There are many things to consider when bringing a new dog into your life. Do you have the time and energy for a puppy, or would a mature dog be a better choice? What kind of dog best suits you and your lifestyle – athletic, big or small, requiring little or no grooming? Taking time to think about these things will help you choose a dog that is most suitable and a good fit for your life and family.
One thing that new parents often miss is how they will help their new dog settle into their life together. Did you know that the average time for a dog to get settled into a new home is three months? Building a relationship, gaining trust and developing confidence takes time. Getting comfortable with a new routine and environment can also be daunting.
Don’t Leave Me!
But here’s the clincher. Many dogs are not OK with being left alone. I am always shocked to hear when a new dog has come home on the weekend, and the family expects to carry on as usual that Monday. Or even in a week or two. Unfortunately, many new parents only realize the new addition has separation anxiety when they leave and return to a freaked-out dog or a wrecked home.
Being able to be left on their own is something that too many people presume their new dog will be able to handle. Usually, that is not the case leaving new parents in a panic, scrambling to figure out what to do. Preparing a dog to be on their own takes weeks or even months. Several things influence the process, including the age of the dog and their previous lifestyle. In addition, dogs that have been in a succession of homes can develop severe anxiety about being left.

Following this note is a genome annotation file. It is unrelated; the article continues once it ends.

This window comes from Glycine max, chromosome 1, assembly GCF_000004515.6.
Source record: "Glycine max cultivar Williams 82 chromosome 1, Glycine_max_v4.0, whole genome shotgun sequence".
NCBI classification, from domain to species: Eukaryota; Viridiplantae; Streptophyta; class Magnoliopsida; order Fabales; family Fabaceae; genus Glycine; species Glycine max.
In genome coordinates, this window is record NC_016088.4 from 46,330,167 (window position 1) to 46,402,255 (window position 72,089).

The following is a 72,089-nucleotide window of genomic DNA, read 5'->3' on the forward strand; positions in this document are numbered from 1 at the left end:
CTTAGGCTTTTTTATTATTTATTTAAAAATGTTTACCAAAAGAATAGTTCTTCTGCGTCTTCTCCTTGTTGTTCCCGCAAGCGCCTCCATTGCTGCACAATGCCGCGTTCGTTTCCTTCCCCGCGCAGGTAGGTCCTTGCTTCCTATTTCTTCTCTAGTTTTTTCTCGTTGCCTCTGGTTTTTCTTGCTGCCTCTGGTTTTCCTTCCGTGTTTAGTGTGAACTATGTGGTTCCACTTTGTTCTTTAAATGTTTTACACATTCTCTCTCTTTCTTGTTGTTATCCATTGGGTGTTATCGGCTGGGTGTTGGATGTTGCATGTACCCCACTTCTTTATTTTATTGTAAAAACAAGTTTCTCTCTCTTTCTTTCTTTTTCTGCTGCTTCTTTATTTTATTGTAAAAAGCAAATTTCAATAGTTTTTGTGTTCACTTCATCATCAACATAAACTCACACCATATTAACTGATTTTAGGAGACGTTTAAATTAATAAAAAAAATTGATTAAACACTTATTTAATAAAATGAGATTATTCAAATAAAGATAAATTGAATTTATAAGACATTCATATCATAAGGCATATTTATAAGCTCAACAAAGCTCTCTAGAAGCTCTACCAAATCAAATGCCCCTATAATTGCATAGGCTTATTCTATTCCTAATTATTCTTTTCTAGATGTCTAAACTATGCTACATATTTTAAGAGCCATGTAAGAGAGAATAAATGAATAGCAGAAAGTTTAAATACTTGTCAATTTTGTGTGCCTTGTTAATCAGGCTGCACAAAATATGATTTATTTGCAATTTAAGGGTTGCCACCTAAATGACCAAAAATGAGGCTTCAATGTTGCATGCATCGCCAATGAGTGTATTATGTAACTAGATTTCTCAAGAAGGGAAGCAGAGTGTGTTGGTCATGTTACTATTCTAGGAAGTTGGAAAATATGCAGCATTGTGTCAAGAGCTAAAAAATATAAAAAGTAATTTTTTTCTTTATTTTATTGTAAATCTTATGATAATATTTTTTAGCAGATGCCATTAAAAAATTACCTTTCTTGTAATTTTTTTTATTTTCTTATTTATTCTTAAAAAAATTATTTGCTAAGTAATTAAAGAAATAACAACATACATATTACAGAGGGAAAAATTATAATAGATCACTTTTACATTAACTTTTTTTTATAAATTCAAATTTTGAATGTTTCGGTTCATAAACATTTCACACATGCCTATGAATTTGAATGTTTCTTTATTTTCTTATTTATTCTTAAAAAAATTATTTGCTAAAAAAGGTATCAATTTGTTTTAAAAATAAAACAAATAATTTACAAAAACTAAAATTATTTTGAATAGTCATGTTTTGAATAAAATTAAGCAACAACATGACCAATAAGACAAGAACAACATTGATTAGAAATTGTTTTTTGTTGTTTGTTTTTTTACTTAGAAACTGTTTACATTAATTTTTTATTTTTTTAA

Are You Prepared?
Planning so the dog will not be left alone for the first weeks must be part of basic preparation when bringing a new dog home. This consideration may decide whether it is even the right time to get a dog. Are you going back to work or increasing your workload outside the home? Will you be able to support a new dog in these times? For a student living alone and going to university in the Fall, getting a dog in August is pretty much a recipe for disaster.
Preparing your dog to be on their own requires systematic and careful conditioning. While that is happening, it is crucial to have resources in place to ensure they are not put into situations they are unprepared for. Depending on your living situation, there are several potential solutions:
- arrange to work from home
- organize your work schedule with your partner or roommate to ensure one person is always home
- work share
- have a friend, family member, or neighbour spend time with your dog when you have to go out
- schedule activities that require you to leave home without your dog so that someone is available to be with them
These are just a few common strategies. Another popular option is to take advantage of a service, such as daycare. However, having a backup plan is a good idea, as daycare is not suitable for all dogs. With a bit of creativity, there are many other potential options.
Can You Take the Time It Will Take?
Because you cannot predict how long it will take to get a new dog settled and ready to be on their own, it is best to play it safe and have a sustainable plan for at least a few months. Some dogs can be ready within a couple of weeks, but most take longer, so it’s important to consider whether you can set up the resources to make that happen.
Being prepared will help reduce stress for both you and your dog. This preparation will be your ounce of prevention, helping to avoid unnecessary drama and allowing you to focus on getting your dog settled in comfortably and beginning their new life with you.
Have you had a dog that had separation anxiety? Were you able to help them get comfortable being on their own? If so, I’d love to hear about it.
If you have a dog that has separation anxiety, let’s chat. I can help you create a plan to build your dog’s confidence and get your schedule back on track. Contact me at firstname.lastname@example.org